It’s a poor showing in regards to character creation, but other than that Rocketman will absolutely fulfil its purpose
Dexter Fletcher, the long time British actor turned director, has at times, seemed uninspiring in his film making ability. He seems to understand the views and needs of the masses, but struggles to convert that into features with any genuine meaning or underlying power. His actual impact on Bohemian Rhapsody after taking over from Bryan Singer may not be known for some time, but the film is absolutely about pleasing as many as possible, perhaps leaving much of the truth, or the way the events genuinely played, out on the cutting room floor.
And Rocketman, a complete Fletcher production, largely follows the same principles and themes as Bohemian Rhapsody, yet it manages to push through a more reflective look at the life of Elton John, rather than the closed-minded version of Freddie Mercury Bohemian Rhapsody pushed. Buy and large, this is down to a wonderful performance from Taron Egerton, but there is also a much larger appreciation for who Elton John actually is, not just what the public would have seen at the time.
Yet the film’s major flaw falls on the creation of its story, or rather the lack of coherent character development, offering snippets of John’s life, rather than the chain of events leading to his stage and life persona. There’s a lack of moments that stand out as character changing, instead leaving most of the heavy lifting off screen.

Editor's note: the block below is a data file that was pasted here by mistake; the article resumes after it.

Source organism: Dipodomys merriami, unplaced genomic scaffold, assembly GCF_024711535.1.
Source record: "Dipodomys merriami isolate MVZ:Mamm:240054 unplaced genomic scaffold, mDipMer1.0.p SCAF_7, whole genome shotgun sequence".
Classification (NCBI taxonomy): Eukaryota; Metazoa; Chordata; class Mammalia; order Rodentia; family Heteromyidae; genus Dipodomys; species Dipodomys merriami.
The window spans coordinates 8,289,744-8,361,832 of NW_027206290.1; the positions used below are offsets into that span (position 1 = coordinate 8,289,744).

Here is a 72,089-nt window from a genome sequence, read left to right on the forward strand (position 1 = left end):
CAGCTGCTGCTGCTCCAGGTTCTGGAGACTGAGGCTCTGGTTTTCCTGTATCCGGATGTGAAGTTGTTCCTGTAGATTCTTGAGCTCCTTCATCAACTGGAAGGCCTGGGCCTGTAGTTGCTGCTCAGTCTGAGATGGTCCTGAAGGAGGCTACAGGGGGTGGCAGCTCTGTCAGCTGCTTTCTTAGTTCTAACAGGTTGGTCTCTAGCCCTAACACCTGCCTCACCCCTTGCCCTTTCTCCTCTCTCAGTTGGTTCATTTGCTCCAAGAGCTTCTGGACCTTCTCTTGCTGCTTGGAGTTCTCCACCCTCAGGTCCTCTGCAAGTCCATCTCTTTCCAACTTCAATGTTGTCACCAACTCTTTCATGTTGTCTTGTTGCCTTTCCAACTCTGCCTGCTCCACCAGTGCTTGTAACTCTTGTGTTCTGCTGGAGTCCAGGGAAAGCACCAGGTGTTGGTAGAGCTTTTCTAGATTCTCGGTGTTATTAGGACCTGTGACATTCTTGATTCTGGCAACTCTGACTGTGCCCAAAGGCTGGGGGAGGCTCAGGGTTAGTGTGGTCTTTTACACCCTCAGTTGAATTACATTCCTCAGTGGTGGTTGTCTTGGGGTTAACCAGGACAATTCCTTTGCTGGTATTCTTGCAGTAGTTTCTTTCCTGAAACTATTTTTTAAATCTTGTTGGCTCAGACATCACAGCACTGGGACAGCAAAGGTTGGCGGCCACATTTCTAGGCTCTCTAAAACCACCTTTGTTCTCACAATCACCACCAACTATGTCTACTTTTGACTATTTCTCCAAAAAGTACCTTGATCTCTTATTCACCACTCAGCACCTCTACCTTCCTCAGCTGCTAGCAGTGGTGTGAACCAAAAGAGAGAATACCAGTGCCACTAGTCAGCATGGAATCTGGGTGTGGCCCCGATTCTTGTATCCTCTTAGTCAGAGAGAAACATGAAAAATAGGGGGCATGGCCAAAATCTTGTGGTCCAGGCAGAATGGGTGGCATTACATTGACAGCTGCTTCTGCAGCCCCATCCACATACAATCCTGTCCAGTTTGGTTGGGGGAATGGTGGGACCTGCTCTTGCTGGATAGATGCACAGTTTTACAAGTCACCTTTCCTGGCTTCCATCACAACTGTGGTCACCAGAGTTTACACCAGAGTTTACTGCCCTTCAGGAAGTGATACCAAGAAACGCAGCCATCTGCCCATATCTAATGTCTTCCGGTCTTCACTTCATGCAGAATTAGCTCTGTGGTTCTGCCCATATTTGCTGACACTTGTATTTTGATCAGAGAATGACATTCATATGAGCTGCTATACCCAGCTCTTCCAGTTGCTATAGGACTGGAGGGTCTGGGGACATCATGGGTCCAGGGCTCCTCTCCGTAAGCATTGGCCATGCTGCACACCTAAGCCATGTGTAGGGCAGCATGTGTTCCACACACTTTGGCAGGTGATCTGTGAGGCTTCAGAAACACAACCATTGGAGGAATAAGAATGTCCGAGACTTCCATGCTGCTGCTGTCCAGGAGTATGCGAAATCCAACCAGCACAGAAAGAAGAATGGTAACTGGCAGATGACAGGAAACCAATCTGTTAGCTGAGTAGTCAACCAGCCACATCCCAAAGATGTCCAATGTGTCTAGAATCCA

There also seems to be a fight within the picture as to how Elton John should be represented, posing him in multiple lights, unable to decide exactly how he should be represented. At times, Rocketman is obsessed with showing how otherworldly and magical the man is, whilst simultaneously posing the idea that he is just a normal man under the surface. This leaves the film to distinctly fail in mixing the two together to complete his profile, coming across as an unconnected set of personality traits. At no point does Rocketman allow for the character lines to be blurred, posing them as individual and unconnected personas.
Despite this, Rocketman does work as both a biopic and as a musical, in a fairly inventive format. There’s clearly an attempt to open the film to sing-a-long viewings further down the line, and it’s construction is based completely around pleasing the masses, as Dexter Fletcher’s work seems to always choose to do. It’s a poor showing in regards to character creation, but other than that Rocketman will absolutely fulfil its purpose, just with little else extra added on.
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